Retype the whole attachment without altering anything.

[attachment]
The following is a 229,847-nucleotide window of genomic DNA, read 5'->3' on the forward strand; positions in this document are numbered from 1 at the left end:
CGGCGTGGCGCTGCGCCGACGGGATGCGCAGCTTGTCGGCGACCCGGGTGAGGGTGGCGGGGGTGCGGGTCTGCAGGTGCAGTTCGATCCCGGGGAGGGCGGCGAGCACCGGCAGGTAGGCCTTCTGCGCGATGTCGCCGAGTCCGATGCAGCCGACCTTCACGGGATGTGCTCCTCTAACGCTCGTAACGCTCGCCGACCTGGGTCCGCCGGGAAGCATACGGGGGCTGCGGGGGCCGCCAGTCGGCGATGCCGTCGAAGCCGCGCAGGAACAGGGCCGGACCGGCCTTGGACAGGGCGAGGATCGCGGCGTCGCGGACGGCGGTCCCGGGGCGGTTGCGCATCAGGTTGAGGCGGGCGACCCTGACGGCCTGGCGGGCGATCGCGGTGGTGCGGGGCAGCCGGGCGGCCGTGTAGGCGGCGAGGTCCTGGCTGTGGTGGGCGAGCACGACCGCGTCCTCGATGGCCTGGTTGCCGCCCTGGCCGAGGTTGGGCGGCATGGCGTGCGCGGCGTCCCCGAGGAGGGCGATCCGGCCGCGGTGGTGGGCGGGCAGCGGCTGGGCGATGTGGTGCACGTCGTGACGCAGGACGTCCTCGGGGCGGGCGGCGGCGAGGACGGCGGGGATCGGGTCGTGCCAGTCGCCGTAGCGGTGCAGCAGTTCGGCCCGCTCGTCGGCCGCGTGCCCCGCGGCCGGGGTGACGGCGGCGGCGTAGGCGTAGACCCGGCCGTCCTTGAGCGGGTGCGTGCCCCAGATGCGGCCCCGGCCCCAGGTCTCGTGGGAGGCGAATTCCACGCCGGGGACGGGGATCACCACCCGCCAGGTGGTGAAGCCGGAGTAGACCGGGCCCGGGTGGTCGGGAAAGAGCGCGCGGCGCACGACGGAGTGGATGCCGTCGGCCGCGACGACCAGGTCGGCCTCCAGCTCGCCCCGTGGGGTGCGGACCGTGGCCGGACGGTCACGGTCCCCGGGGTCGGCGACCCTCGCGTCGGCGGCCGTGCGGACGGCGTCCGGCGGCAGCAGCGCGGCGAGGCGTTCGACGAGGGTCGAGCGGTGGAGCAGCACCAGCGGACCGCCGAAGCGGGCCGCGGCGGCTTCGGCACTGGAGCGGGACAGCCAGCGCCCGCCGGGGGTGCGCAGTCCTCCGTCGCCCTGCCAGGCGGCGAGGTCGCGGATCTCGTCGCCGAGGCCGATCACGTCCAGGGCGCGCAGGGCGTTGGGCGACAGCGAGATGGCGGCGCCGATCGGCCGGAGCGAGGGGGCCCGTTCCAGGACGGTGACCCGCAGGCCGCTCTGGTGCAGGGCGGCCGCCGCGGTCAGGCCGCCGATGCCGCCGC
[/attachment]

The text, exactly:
The following is a 229,847-nucleotide window of genomic DNA, read 5'->3' on the forward strand; positions in this document are numbered from 1 at the left end:
CGGCGTGGCGCTGCGCCGACGGGATGCGCAGCTTGTCGGCGACCCGGGTGAGGGTGGCGGGGGTGCGGGTCTGCAGGTGCAGTTCGATCCCGGGGAGGGCGGCGAGCACCGGCAGGTAGGCCTTCTGCGCGATGTCGCCGAGTCCGATGCAGCCGACCTTCACGGGATGTGCTCCTCTAACGCTCGTAACGCTCGCCGACCTGGGTCCGCCGGGAAGCATACGGGGGCTGCGGGGGCCGCCAGTCGGCGATGCCGTCGAAGCCGCGCAGGAACAGGGCCGGACCGGCCTTGGACAGGGCGAGGATCGCGGCGTCGCGGACGGCGGTCCCGGGGCGGTTGCGCATCAGGTTGAGGCGGGCGACCCTGACGGCCTGGCGGGCGATCGCGGTGGTGCGGGGCAGCCGGGCGGCCGTGTAGGCGGCGAGGTCCTGGCTGTGGTGGGCGAGCACGACCGCGTCCTCGATGGCCTGGTTGCCGCCCTGGCCGAGGTTGGGCGGCATGGCGTGCGCGGCGTCCCCGAGGAGGGCGATCCGGCCGCGGTGGTGGGCGGGCAGCGGCTGGGCGATGTGGTGCACGTCGTGACGCAGGACGTCCTCGGGGCGGGCGGCGGCGAGGACGGCGGGGATCGGGTCGTGCCAGTCGCCGTAGCGGTGCAGCAGTTCGGCCCGCTCGTCGGCCGCGTGCCCCGCGGCCGGGGTGACGGCGGCGGCGTAGGCGTAGACCCGGCCGTCCTTGAGCGGGTGCGTGCCCCAGATGCGGCCCCGGCCCCAGGTCTCGTGGGAGGCGAATTCCACGCCGGGGACGGGGATCACCACCCGCCAGGTGGTGAAGCCGGAGTAGACCGGGCCCGGGTGGTCGGGAAAGAGCGCGCGGCGCACGACGGAGTGGATGCCGTCGGCCGCGACGACCAGGTCGGCCTCCAGCTCGCCCCGTGGGGTGCGGACCGTGGCCGGACGGTCACGGTCCCCGGGGTCGGCGACCCTCGCGTCGGCGGCCGTGCGGACGGCGTCCGGCGGCAGCAGCGCGGCGAGGCGTTCGACGAGGGTCGAGCGGTGGAGCAGCACCAGCGGACCGCCGAAGCGGGCCGCGGCGGCTTCGGCACTGGAGCGGGACAGCCAGCGCCCGCCGGGGGTGCGCAGTCCTCCGTCGCCCTGCCAGGCGGCGAGGTCGCGGATCTCGTCGCCGAGGCCGATCACGTCCAGGGCGCGCAGGGCGTTGGGCGACAGCGAGATGGCGGCGCCGATCGGCCGGAGCGAGGGGGCCCGTTCCAGGACGGTGACCCGCAGGCCGCTCTGGTGCAGGGCGGCCGCCGCGGTCAGGCCGCCGATGCCGCCGC